One of Kiev's widely recognized modern landmarks is the highly
visible giant Mother Motherland statue made of titanium standing at
the Museum of The History of
Ukraine in World War II on the Right bank
Dnieper River . Other notable sites is the cylindrical Salut
hotel, located across from Glory Square and the eternal flame at the
World War Two memorial
Tomb of the Unknown Soldier
Tomb of the Unknown Soldier , and the House
with Chimaeras .
Among Kiev's best-known monuments are
Mikhail Mikeshin 's statue of
Bohdan Khmelnytsky astride his horse located near St. Sophia Cathedral
, the venerated Vladimir the Great (St. Vladimir), the baptizer of
Rus\' , overlooking the river above
Volodymyrska Hill , the
Kyi, Schek and Khoryv and Lybid, the legendary founders of
the city located at the
Dnieper embankment. On Independence Square in
the city centre, two monuments elevate two of the city protectors; the
historic protector of
Kiev Michael Archangel atop a reconstruction of
one of the old city's gates and a modern invention, the
Berehynia atop a tall column.
ARCHITECTURALLY IMPORTANT AND HISTORICALLY SIGNIFICANT SITES AND
MONUMENTS IN KIEV
Holy Dormition Cathedral
St. Sophia Cathedral
St. Volodymyr\'s Cathedral
St. Michael\'s Golden-Domed Monastery
Saint Andrew\'s Church
St. Nicholas Roman Catholic Cathedral
National Bank of
"House With Chimaeras "
Bohdan Khmelnytskyi statue
Monument of Independence
Saint Vladimir Monument
Monument to Mother, the Motherland
See also: Category:
Kiev National Opera House
Kiev was the historic cultural centre of the East Slavic civilization
and a major cradle for the Christianization of Kievan Rus'. Kiev
retained through centuries its cultural importance and even at times
of relative decay, it remained the centre of primary importance of
Eastern Orthodox Christianity . Its sacred sites, which include the
Kiev Pechersk Lavra (the Monastery of the Caves) and the Saint Sophia
Cathedral are probably the most famous, attracted pilgrims for
centuries and now recognized as a
World Heritage Site
World Heritage Site remain
the primary religious centres as well as the major tourist attraction.
The above-mentioned sites are also part of the Seven Wonders of
Kiev's theatres include, the
Kiev Opera House , Ivan Franko National
Academic Drama Theater , Lesya Ukrainka National Academic Theater of
Russian Drama , the
Puppet Theater , October Palace and National
Ukraine and others. In 1946
Kiev had four theatres,
one opera house and one concert hall, but most tickets then were
allocated to "privileged groups".
Other significant cultural centres include the Dovzhenko Film Studios
, and the
Kiev Circus. The most important of the city\'s many museums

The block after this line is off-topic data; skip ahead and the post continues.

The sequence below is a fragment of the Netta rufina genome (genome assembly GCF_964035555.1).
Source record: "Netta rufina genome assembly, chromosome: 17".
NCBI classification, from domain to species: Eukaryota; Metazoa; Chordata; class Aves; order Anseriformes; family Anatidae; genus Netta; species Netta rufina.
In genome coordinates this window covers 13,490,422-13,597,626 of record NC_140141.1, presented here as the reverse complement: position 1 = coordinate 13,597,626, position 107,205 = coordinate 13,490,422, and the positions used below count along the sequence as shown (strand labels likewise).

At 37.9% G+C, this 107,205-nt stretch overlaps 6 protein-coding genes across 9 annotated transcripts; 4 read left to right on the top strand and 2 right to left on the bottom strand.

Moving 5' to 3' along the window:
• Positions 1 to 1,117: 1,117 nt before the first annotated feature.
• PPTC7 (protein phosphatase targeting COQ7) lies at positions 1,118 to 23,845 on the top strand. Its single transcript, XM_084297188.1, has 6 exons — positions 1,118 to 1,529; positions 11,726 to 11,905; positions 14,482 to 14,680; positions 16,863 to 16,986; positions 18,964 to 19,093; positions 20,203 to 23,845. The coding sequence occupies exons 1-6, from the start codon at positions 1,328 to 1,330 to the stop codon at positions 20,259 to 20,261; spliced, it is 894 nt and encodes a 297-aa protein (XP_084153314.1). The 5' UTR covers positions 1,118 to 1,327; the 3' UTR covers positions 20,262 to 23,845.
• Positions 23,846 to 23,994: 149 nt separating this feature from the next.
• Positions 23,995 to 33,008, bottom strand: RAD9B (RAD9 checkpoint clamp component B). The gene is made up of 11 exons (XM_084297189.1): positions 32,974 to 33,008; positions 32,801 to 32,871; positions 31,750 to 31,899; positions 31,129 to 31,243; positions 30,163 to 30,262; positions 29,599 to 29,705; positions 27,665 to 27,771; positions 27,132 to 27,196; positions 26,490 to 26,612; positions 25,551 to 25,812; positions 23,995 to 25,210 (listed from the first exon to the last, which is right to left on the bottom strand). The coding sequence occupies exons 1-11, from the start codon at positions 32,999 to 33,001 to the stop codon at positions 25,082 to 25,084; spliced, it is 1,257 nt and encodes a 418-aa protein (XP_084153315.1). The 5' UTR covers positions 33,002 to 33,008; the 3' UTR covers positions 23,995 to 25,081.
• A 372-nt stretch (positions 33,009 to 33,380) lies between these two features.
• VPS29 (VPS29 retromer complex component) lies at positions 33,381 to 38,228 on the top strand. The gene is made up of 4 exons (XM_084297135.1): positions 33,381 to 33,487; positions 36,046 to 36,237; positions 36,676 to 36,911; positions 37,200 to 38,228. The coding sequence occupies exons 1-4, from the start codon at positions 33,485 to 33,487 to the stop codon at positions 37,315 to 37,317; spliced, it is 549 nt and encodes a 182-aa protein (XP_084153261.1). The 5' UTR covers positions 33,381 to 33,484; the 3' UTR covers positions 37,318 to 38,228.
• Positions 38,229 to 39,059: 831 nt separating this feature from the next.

Kiev State Historical Museum, Museum of The History of Ukraine
in World War II , the National Art Museum , the Museum of Western and
Oriental Art , the Pinchuk Art Centre and the National Museum of
Russian art .
Kiev hosted the 50th annual
Eurovision Song Contest
Eurovision Song Contest and in
2017 the 62nd annual
Eurovision Song Contest
Eurovision Song Contest
Numerous songs and paintings were dedicated to the city. Some songs
became part of Russian, Ukrainian, and Polish folklore, less known are
German and Jewish. The most popular songs are "Without Podil,
impossible" and "How not to love you,
Kiev of mine?". Renowned
Oleksandr Bilash wrote an operetta called "Legend
It is said that one can walk from one end of
Kiev to the other in the
summertime without leaving the shade of its many trees. Most
characteristic are the horse-chestnuts (Ukrainian : каштани,
Kiev is known as a green city with two botanical gardens and numerous
large and small parks. The Museum of The History of
Ukraine in World
War II is located here, which offers both indoor and outdoor displays
of military history and equipment surrounded by verdant hills
Dnieper river. The monument to St.
Volodymyr, the Baptiser of Rus\' , overlooking from Volodymyrska Hill
the scenic panorama of the left bank of Dniepr is one of the symbols
of Kiev, often depicted in paintings and photographic works of the
Among the numerous islands, Venetsianskyi (or Hydropark ) is the most
developed. It is accessible by metro or by car, and includes an
amusement park, swimming beaches, boat rentals, and night clubs. The
Victory Park (_Park Peremohy_) located near
Darnytsia subway station
is a popular destination for strollers, joggers, and cyclists.
Boating, fishing, and water sports are popular pastimes in Kiev. The
area lakes and rivers freeze over in the winter and ice fishermen are
a frequent sight, as are children with their ice skates. However, the
peak of summer draws out a greater mass of people to the shores for
swimming or sunbathing, with daytime high temperatures sometimes
reaching 30 to 34 °C (86 to 93 °F). Lilacs in the National
Botanical Garden, with the
Vydubychi Monastery , Darnitskiy Rail
Bridge and left-bank
Kiev visible in the background.
The centre of
Kiev (Independence Square and Khreschatyk Street )
becomes a large outdoor party place at night during summer months,
with thousands of people having a good time in nearby restaurants,
clubs and outdoor cafes. The central streets are closed for auto
traffic on weekends and holidays.
Andriyivskyy Descent is one of the
best known historic streets and a major tourist attraction in Kiev.
The hill is the site of the Castle of Richard the Lionheart ; the
baroque-style St Andrew\'s Church ; the home of
Kiev born writer ,
Mikhail Bulgakov ; the _monument to Yaroslav the Wise _, the Grand
Kiev and of Novgorod ; and numerous other monuments.
A wide variety of farm produce is available in many of Kiev's farmer